Uncategorized · wisdom

Stop Using Shame and Guilt to Influence Behavior

Most of us have been on the giving and receiving end of guilt and shame. But is it effective? Does it get us anywhere when we dish it out or when we are forced to take it?

Have you ever shamed someone or tried making them feel guilty to get them to behave in a certain way? I think we all probably have in some form or fashion.

It could have been trying to make your spouse or significant other feel bad about some incident where you felt wronged. You want to make extra sure they NEVER do that again.

Or maybe it was shaming your child over a bad choice they made; you want to be certain they realize how terrible their decision was so they will make the right choice next time.

It could be that you wanted a co-worker or employee know that you are not pleased with their actions and felt like it was time that SOMEBODY let them know. After all, if you don’t tell them, they can’t change, right?

No matter what the circumstance, any time you try using guilt or shame to influence someone’s behavior, one thing is for sure, you’re not endearing the other person to you. Here is a news flash: shame never inspires or motivates better behavior. It only perpetuates low self-esteem and withdrawal.

Can you think of a time when you were shamed or made to feel guilty? Most likely, especially if you already had issues with self-worth, it sent you on a downward spiral of negative thoughts. Any and every incident where someone shamed you similarly may have come to mind. We are our own worst critics, and life is hard enough already. When someone has taken it upon themselves to point out your shortcomings, down, down we go. Whether done to your face or behind your back, it stings.

People may be well-meaning when they feel the need to shame or impose guilt, believing no one else has never addressed a person’s issues and so they need to be that someone who finally comes along and puts the person in their place. “Let me tell you how terrible you are and what you did. Someone should.”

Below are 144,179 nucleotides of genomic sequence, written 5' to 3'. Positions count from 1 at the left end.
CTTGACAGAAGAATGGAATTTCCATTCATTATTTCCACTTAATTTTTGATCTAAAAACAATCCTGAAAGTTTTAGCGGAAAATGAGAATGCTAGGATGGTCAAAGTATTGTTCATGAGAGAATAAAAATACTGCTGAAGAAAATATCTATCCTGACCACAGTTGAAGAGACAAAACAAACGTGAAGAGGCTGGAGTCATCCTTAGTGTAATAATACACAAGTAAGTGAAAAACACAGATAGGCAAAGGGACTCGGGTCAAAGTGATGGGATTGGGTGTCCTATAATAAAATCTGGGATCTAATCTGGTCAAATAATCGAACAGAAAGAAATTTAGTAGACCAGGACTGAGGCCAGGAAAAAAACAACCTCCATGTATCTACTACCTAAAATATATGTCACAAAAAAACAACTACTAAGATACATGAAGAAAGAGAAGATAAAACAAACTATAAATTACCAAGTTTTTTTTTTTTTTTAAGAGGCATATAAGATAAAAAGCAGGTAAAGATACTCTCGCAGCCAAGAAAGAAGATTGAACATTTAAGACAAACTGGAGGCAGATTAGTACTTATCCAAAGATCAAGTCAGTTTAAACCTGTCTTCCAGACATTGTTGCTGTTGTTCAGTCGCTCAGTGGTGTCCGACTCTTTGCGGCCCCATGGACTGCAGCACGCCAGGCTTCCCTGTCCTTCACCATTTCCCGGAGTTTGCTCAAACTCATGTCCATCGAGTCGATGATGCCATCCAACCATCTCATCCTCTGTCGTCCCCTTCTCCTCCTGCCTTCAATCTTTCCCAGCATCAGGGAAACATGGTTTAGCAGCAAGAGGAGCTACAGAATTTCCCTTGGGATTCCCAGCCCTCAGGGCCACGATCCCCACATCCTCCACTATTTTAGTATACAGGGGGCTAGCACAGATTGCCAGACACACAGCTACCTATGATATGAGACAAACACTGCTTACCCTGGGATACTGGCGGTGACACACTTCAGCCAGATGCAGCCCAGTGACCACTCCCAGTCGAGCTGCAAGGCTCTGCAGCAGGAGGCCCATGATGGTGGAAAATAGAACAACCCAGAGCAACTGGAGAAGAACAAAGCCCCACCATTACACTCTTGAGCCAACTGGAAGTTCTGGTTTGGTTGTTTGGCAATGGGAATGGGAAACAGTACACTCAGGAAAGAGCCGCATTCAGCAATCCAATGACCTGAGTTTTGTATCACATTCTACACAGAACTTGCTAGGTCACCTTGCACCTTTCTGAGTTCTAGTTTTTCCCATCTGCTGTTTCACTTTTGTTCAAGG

What is missing from this is the big picture of what may feel like healthy venting to the one shaming, but in reality the repercussions of the harmful words sends the victim (YES, VICTIM) into an even weaker emotional state than they were previously.

I remember a co-worker having this awesome quote in the signature block of her emails and it is perfectly placed here: You will inspire someone much more by lighting a fire inside them than lighting a fire under them.

Isn’t that what we really want? To inspire? Uplift? Encourage? Oh my goodness, that language feels so much better!

Here’s what to consider instead. Consider catching people when they’re good. Consider making a list of positive aspects of what the person is doing right. Everyone does some things right. EVERYONE.

Your spouse or significant other? Consider letting them know when you are pleased with them. That issue that feel you need to shame them with or make them feel guilty? Instead, concentrate on what you want them to become instead. Believe in them, that they will become that vision of the person you want them to become.

When your child makes a poor choice, instead of raking them over the coals, think about the opposite end of the stick. The child you know they can be. Put an incentive in place for them to reach that positive goal.

When you have a co-worker or employee and you feel like it’s your role to let them know their shortcomings, INSTEAD, look at the flip side of the coin: encourage them and inspire them when you see them doing what’s right. Assume positive intentions. Let them know you believe in them. Typically, when someone is performing below their potential, what they REALLY NEED is encouragement. A positive word. They more than likely already are aware of any negative qualities you may feel the need to point out. We are all our own worst critics. If you really want to make an impact, SPEAK LIFE into them. Let them know positive ways you envision them in the future. BELIEVE IN THEM!

I hope this has challenged your thought process on how to influence change in those around you. Light a fire within them, not a fire under them!

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